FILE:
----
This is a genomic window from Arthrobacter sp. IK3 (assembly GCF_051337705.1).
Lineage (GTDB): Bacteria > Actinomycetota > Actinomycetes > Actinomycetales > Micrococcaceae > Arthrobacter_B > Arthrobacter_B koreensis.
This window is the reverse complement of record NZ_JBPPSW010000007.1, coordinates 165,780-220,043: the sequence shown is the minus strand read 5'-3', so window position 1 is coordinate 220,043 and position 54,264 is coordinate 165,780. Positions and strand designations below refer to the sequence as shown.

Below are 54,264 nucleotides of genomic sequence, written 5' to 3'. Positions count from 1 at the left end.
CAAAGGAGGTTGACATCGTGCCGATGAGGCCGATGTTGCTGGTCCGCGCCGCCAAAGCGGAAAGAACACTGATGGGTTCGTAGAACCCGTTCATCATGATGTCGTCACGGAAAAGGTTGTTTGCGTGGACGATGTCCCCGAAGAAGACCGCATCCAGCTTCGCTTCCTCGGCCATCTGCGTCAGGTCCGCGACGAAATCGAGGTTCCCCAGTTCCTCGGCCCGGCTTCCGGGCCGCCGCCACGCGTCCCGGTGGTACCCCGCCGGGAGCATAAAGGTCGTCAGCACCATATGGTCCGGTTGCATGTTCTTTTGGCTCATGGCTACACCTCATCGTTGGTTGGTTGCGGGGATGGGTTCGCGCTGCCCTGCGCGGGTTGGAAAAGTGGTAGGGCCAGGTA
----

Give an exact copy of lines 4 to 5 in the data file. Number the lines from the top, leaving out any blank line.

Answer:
Below are 54,264 nucleotides of genomic sequence, written 5' to 3'. Positions count from 1 at the left end.
CAAAGGAGGTTGACATCGTGCCGATGAGGCCGATGTTGCTGGTCCGCGCCGCCAAAGCGGAAAGAACACTGATGGGTTCGTAGAACCCGTTCATCATGATGTCGTCACGGAAAAGGTTGTTTGCGTGGACGATGTCCCCGAAGAAGACCGCATCCAGCTTCGCTTCCTCGGCCATCTGCGTCAGGTCCGCGACGAAATCGAGGTTCCCCAGTTCCTCGGCCCGGCTTCCGGGCCGCCGCCACGCGTCCCGGTGGTACCCCGCCGGGAGCATAAAGGTCGTCAGCACCATATGGTCCGGTTGCATGTTCTTTTGGCTCATGGCTACACCTCATCGTTGGTTGGTTGCGGGGATGGGTTCGCGCTGCCCTGCGCGGGTTGGAAAAGTGGTAGGGCCAGGTA